Re: UNKNOWN object streak across the solar disk in a GOES-16 image

From: Sebastien F4GRX via Seesat-l <>
Date: Fri, 22 Apr 2022 09:51:05 +0200

At first I thought this image was from SDO, this one is very similar 

But it seems that GOES-16 has a SUVI (Solar Ultraviolet Imager) 

it provides similarly tinted images :

Today I learn!


Le 22/04/2022 à 05:19, George Roberts via Seesat-l a écrit :
> This streak doesn't make sense as an asteroid, satellite or other 
> roundish object passing in front of the sun.
> Bright objects can make lines like this as the camera lens is 
> effectively open for a long time (for example 2 seconds) and the 
> object can easily be 1000X brighter than the dark background of "space".
> But dark objects can not.  The line would be too faint to see. 
> Certainly fainter than shown in the photo.
> For example if the object is round you can see the line is easily 100 
> times - probaby 500 times longer than the line is thick.  Even if only 
> 100, then for every pixel that is dark across the sun, the pixel could 
> only be dimmed by 1%.  Because only 1% of the time that the shutter 
> was open was the sun dimmed in that area.  This looks closer to 100% 
> dimming (at least 50% dimming).  So this is not some small round object.
> It could be a long skinny wire of some sort?  Or a crack int he lens?  
> Or some artefact of the camera. Or a badly stiched panoramic. Or may 
> other things.  But it's not an eclipsing object unless that object is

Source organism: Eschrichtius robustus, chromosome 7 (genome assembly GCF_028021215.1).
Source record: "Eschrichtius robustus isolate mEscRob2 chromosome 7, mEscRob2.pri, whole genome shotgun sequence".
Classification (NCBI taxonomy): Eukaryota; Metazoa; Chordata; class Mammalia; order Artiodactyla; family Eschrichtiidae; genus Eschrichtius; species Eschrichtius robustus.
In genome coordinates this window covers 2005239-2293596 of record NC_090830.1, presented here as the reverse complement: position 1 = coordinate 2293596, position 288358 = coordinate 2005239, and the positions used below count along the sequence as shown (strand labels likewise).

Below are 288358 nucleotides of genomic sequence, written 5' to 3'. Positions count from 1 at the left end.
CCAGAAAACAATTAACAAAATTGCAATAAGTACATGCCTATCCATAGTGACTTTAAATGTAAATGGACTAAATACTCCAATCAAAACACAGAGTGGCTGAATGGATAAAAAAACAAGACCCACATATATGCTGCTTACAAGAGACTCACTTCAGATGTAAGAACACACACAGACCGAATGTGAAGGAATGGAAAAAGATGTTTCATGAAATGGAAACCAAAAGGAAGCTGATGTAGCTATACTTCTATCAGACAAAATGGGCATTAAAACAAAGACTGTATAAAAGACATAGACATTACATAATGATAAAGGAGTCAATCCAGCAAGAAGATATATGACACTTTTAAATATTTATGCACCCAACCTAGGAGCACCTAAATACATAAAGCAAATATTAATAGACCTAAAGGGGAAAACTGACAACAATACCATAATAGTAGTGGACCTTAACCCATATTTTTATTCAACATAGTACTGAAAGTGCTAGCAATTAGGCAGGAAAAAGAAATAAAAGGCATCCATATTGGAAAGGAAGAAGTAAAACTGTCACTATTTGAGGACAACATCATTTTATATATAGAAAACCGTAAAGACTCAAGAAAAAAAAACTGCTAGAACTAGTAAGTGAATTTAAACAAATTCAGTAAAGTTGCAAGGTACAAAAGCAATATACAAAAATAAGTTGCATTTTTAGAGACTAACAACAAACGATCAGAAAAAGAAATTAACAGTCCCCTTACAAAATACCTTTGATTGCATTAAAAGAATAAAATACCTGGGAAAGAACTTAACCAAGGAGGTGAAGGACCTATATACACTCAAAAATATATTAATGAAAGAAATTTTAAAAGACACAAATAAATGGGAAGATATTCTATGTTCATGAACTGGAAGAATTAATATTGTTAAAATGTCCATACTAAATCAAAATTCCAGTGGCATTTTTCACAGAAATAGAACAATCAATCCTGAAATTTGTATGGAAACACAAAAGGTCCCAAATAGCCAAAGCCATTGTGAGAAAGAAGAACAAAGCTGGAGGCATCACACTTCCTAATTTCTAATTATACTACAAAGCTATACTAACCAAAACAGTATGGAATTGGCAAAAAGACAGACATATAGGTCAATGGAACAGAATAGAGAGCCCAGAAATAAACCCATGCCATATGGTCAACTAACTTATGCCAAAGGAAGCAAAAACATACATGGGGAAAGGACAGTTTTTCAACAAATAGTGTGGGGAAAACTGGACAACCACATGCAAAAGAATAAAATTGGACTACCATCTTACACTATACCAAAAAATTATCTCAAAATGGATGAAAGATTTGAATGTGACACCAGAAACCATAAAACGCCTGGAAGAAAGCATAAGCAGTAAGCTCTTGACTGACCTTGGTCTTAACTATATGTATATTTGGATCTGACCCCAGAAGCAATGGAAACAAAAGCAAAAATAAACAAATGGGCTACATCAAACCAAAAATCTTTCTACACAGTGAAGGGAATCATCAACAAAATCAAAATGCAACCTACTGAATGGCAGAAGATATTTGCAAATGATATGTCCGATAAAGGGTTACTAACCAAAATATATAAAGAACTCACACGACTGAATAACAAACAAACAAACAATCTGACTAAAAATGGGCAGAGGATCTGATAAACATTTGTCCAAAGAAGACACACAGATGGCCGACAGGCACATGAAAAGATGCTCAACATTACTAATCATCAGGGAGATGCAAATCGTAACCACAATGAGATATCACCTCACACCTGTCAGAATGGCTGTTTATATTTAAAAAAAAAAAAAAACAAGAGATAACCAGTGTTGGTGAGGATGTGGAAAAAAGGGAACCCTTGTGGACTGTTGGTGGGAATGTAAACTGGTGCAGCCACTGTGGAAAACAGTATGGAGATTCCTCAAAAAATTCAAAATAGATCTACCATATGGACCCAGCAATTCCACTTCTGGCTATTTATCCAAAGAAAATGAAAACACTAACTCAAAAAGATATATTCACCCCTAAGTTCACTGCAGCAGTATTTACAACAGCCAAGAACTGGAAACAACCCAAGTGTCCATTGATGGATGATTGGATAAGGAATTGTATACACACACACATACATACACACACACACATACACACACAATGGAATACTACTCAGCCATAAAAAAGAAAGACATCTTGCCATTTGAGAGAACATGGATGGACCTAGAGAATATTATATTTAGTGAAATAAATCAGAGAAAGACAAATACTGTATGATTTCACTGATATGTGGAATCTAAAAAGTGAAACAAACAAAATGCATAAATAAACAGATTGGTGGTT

> long and skinny like a wire.
> Also isn't GOES16 always pointed at the earth?  Never the sun? Also 
> this photo is in some strange wavelength.  Maybe xray or ultra 
> violet.  Oh - I see goes-16 does have UV and Xray sensors. Okay.  So 
> maybe it could be GOES 16.
> - George
> On 4/21/22 18:07, Gonzalo Blasco via Seesat-l wrote:
>> Hi all,
>> Sam Deen, in the MPML (Minor Planet Mailing List) have just reported a
>> transit that seems a satellite for me, although he thinks It could be 
>> a NEO
>> I copy paste his email asking for your opinion
>> At 21 abr 2022 a la(s) 16:54, Sam Deen wrote:
>> *I noticed that in a recent solar image taken by GOES-16 there is a very
>> visible streak across the solar disk and surrounding Corona:*
>> ** 
>> <> 
>> *This is very strange for quite a few reasons:*
>> *1: GOES-16 is in geosynchronous orbit*
>> *2: this image was taken while GOES-16 was over Earth's day-side, 
>> meaning
>> that it was looking FURTHER than geosynchronous orbit*
>> *3: the streak clearly appears quite strong, suggesting a rather 
>> large and
>> slow-moving object transited across the sun.*
>> *This seems to have all the features of a near-earth asteroid 
>> photobombing
>> the Sun on a near-Earth approach. Even the apparent brightness 
>> fluctuation
>> doesn't seem to indicate a satellite: you can see the apparent 'largest'
>> parts of the streak are where the Sun is dimmest, while the 
>> 'thinnest' are
>> where the Sun is brightest. The actual trail is quite constant, but the
>> brightness it silhouettes varies.*
>> *Can anyone with more familiarity with the GOES-16 satellite identify 
>> what
>> exactly this object is? Unfortunately the released image is highly
>> contrast-enhanced so it's hard to tell anything concrete about the 
>> streak.*
>> *~Sam*
>> Do you think a Sat is possible at this orbit with this kind of path, 
>> or is
>> it more like a natural object?
>> Sincerely,
>> -- 
>> Gonzalo Blasco Gil
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Received on Fri Apr 22 2022 - 02:51:50 UTC

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